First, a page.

Is said to be the most intractable policy problem in the state of Texas. In 1984 the Edgefield School District sued William Kirby, the Texas commissioner of education, to equalize school funding between districts with greater and lesser property values. The cause of action was that school spending was uneven and effected the quality of education. Nine years of litigation and legislative action followed. Since 1993 the “Robin Hood” program has redistributed property tax revenues from “rich” to “poor” districts in order to equalize funding. There is a very complicated formula to determine the redistribution.
School spending varies widely. The national average is $11,598./student/year. Washington, D.C. spends the most at $19,903. Utah spends the least at $6,922. Texas is just a bit below the average at $10,021. From 1970 to 2010, the total cost of K-12 education nationally per student increased from $57, 602. to $164,426 AFTER INFLATION! Student achievement did not improve significantly in this 40 year period in spite of this massive increase in spending.
So what does Texas get for $10,021./student/year? Statewide, 89% of students graduate. 49% are rated proficient in mathematics. 45% are rated proficient in reading. However, there are huge differences between school districts in both spending and results.
Webb County Independent School District has the honor of spending the most per student per year at $54,469. Laredo Independent School District, inside the city limits, spends $10,538. What do the taxpayers get for their money? Webb County has a student-teacher ratio of 10:1. Laredo has a student-teacher ratio of 17:1. 45% of Webb County students are proficient in mathematics, 40 % in reading. Laredo, on the other hand has 50% proficiency in mathematics and 50% in reading. 97% of Webb County students are Hispanic, versus 99% in Laredo. 80% of Webb County students graduate, versus 94% in Laredo. In short, Laredo Independent School District gets noticeably better results than Webb County while spending less than one fifth the money.
Two scholars from the Brookings Institution (Emiliana Vega and Chelsea Coffin) found in 2015 that when education systems spend above $8,000./student/year “the association between student learning and per student spending is no longer statistically significant.” (Comparative Education Review)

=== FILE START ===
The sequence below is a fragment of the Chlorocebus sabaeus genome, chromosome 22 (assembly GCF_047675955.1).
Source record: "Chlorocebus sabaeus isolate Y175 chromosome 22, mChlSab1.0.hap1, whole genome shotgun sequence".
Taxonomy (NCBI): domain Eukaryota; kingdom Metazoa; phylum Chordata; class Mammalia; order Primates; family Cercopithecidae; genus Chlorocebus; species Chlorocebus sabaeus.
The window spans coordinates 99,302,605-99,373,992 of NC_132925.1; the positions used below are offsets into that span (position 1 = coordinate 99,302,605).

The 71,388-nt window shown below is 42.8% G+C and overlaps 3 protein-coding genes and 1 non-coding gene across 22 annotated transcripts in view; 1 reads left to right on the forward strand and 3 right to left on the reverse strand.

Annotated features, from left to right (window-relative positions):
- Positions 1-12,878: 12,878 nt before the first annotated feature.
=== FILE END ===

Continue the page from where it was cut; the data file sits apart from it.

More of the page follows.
Einstein said that the definition of insanity is doing the same thing time after time and expecting different results. Our current system of public schools is hugely expensive, yet fails to educate the majority of students.
Many parents have turned to private schools or home schooling after the public schools suspended classroom teaching this spring. The majority of private schools spend less money per pupil than our public schools. A school voucher of $8,000./ student/year would allow many more parents to choose either a private school for their children that would better meet their children’s needs and the parents’ expectations or home schooling. This voucher amount is over $2,000. less than the public schools spend per student now. I would not wish any state requirements for the use of the voucher, except for annual testing. Individual test scores should be available to the parents and school scores (median, average, high and low) should be published. This way parents would know how well their children are progressing. I believe that the same voucher amount should be available to home schoolers with the same testing requirement.
Private schools have proven to be more efficient all over the world. The children of the Chinese Politboro attend private schools, as did Chelsea Clinton, the Bush daughters, and the Obama daughters. I believe that ordinary parents and children should have the same choices.